Our Heritage and History
The Queensland Touring Car Championship (QTCC) had its official first round (which was originally an annual event) on the actual opening day of the newly built Lakeside Raceway - Sunday 19 March 1961 - a first for both. The first event was a fairly modest affair, played out in front of a crowd of around 2,000 spectators. The Governor of Queensland Sir Henry Abel Smith declared the new Lakeside facility officially open before a Queensland Touring Car Championship race headed the bill with a 15 car entry. Among those taking part were Bill Pitt in a 3.4 Jaguar, Sid Sakzewksi in a Plymouth Belvedere and Barry Tapsall in a Holden. This first QTCC race was brought together by the Queensland Motor Sporting Club (QMSC) headed by President Sid Sakzewski and had major sponsorship from BP.
Not much is currently recorded of the general history since then, however the most notable QTCC competitor was Dick Johnson who actually won 5 titles during the from 1971 to 1976. This prominence gained him entry into the national Australian Touring Car Championship, where Dick eventually also took 5 titles.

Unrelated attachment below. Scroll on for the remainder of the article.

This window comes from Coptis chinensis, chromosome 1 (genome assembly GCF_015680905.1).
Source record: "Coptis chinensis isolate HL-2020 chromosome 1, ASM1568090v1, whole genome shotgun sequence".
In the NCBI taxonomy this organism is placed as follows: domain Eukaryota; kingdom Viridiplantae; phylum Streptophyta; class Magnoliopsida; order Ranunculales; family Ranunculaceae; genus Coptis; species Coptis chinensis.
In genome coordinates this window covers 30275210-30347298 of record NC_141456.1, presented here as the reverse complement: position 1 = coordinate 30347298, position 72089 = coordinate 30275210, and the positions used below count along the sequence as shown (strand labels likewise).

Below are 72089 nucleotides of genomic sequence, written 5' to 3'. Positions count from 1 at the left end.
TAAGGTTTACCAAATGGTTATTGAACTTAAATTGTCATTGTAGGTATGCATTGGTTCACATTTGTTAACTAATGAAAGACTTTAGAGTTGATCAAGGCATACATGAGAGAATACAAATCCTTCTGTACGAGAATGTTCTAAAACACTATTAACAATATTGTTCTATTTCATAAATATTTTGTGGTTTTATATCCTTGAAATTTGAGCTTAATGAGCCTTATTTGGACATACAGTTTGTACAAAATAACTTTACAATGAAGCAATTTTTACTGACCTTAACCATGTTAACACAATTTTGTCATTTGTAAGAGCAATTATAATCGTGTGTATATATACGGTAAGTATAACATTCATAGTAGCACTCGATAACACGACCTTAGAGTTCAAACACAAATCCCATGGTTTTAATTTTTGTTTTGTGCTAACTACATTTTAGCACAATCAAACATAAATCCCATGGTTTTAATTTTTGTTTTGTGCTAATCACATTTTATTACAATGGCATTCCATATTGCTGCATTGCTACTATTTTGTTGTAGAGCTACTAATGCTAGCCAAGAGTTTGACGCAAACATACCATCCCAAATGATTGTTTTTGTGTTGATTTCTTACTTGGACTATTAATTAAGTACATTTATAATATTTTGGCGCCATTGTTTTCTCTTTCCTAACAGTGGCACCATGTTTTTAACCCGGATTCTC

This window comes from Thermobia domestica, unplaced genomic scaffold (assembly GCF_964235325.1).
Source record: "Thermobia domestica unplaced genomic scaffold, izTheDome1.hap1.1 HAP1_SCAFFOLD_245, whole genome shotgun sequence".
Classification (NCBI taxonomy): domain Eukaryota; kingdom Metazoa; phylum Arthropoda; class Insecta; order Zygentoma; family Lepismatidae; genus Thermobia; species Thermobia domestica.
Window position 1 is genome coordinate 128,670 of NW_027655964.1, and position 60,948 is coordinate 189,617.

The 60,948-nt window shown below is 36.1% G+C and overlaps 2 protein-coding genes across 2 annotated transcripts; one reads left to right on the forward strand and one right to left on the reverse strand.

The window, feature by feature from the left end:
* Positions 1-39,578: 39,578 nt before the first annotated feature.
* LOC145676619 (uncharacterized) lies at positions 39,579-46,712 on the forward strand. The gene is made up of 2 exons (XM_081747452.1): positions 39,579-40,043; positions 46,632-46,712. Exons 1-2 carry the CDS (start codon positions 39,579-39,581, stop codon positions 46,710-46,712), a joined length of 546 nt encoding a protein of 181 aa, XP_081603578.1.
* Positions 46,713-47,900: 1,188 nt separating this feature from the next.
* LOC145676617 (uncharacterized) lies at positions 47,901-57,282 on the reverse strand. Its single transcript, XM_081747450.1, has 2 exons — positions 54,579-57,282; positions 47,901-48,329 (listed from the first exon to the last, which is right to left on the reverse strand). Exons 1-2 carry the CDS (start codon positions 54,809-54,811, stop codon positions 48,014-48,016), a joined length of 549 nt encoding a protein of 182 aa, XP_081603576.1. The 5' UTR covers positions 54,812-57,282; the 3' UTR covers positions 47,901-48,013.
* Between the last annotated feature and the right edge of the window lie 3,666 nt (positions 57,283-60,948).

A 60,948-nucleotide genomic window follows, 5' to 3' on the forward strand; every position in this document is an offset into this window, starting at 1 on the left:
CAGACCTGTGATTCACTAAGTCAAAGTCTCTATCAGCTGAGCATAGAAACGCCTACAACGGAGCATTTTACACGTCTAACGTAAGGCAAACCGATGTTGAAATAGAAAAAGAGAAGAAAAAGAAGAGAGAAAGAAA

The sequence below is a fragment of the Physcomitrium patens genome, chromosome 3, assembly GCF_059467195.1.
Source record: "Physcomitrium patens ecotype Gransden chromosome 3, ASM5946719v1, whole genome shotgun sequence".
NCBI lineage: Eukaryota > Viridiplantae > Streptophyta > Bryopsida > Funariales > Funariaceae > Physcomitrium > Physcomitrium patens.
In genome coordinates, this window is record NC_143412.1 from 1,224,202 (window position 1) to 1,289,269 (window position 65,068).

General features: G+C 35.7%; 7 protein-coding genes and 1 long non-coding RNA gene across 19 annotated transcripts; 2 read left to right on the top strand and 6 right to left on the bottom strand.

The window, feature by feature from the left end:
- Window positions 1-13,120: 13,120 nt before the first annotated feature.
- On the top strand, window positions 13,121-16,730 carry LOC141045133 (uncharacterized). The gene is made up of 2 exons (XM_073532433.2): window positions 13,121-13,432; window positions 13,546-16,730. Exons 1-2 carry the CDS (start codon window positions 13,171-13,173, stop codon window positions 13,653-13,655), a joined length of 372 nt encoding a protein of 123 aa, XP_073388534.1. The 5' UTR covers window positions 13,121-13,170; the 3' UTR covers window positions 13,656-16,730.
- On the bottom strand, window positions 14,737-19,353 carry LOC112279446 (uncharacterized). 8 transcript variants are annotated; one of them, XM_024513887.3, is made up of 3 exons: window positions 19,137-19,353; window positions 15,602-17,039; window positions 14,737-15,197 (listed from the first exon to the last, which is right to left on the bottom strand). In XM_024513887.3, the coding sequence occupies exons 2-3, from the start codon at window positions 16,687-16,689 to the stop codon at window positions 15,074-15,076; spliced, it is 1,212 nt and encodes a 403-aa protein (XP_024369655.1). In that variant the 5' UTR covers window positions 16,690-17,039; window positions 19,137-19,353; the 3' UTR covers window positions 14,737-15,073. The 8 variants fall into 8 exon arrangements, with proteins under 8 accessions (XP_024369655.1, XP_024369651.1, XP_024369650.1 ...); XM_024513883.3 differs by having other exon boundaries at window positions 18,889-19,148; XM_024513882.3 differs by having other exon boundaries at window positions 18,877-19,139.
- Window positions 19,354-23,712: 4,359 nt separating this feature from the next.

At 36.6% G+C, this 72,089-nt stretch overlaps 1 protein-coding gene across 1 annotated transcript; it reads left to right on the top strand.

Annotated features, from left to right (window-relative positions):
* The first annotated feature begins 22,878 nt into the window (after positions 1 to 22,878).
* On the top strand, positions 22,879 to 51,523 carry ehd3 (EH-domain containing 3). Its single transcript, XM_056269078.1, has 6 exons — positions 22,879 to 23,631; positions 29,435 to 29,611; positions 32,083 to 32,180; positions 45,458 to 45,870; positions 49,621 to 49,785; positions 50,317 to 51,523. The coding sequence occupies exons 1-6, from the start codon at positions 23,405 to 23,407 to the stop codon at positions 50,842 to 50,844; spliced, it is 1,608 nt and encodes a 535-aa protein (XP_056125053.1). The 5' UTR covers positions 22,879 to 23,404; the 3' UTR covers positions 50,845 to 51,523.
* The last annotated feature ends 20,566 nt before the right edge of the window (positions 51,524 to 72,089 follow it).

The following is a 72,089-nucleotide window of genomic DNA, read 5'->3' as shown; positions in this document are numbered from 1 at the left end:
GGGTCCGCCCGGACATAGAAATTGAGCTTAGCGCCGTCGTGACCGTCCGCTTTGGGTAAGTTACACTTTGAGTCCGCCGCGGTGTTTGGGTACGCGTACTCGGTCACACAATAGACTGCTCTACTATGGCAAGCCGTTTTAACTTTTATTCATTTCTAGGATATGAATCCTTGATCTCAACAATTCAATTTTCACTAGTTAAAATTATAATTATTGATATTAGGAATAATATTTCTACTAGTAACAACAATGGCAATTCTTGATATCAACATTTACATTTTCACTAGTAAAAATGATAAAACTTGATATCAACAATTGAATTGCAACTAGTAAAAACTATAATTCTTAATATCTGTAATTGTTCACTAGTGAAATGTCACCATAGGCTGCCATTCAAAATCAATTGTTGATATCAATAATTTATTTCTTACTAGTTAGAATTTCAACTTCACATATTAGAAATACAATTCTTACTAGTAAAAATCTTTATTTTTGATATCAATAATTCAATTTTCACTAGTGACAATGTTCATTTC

It is also not recorded when the QTCC stopped operating, however the "second coming” commenced when regular meetings where held in 2010 between the newly formed clubs' founding members of Jim Spence, Chris Brown, Garry Hawgood and Dan Cuda. What followed was an email on 25 January 2011, inviting over 20 competitors to join forces at Queensland Raceway to discuss how a championship could be created from likeminded drivers, with their cars reflecting Touring Cars of their era. The national ATCC series was now a V8 formula, so what was formed was a "not for profit" club called the Queensland V8 Series which also coincidentally had 15 competitors. Glen Seton also provided support in the foundation of the club and its racing rules, giving valuable knowledge of the ATCC historical rules and its relationship to QTCC, specifically relating to equity and parity.
The first round was held on 19 February 2012, running a 6 round championship for that year. In early 2013, for sustained growth, it was recognised that other makes. models, powerplants and body styles where required, with the club changing its name to the Queensland Touring Car Championship. This immediately paid dividends with entries regularly over 20 cars and now features more than 40 cars at most race weekends.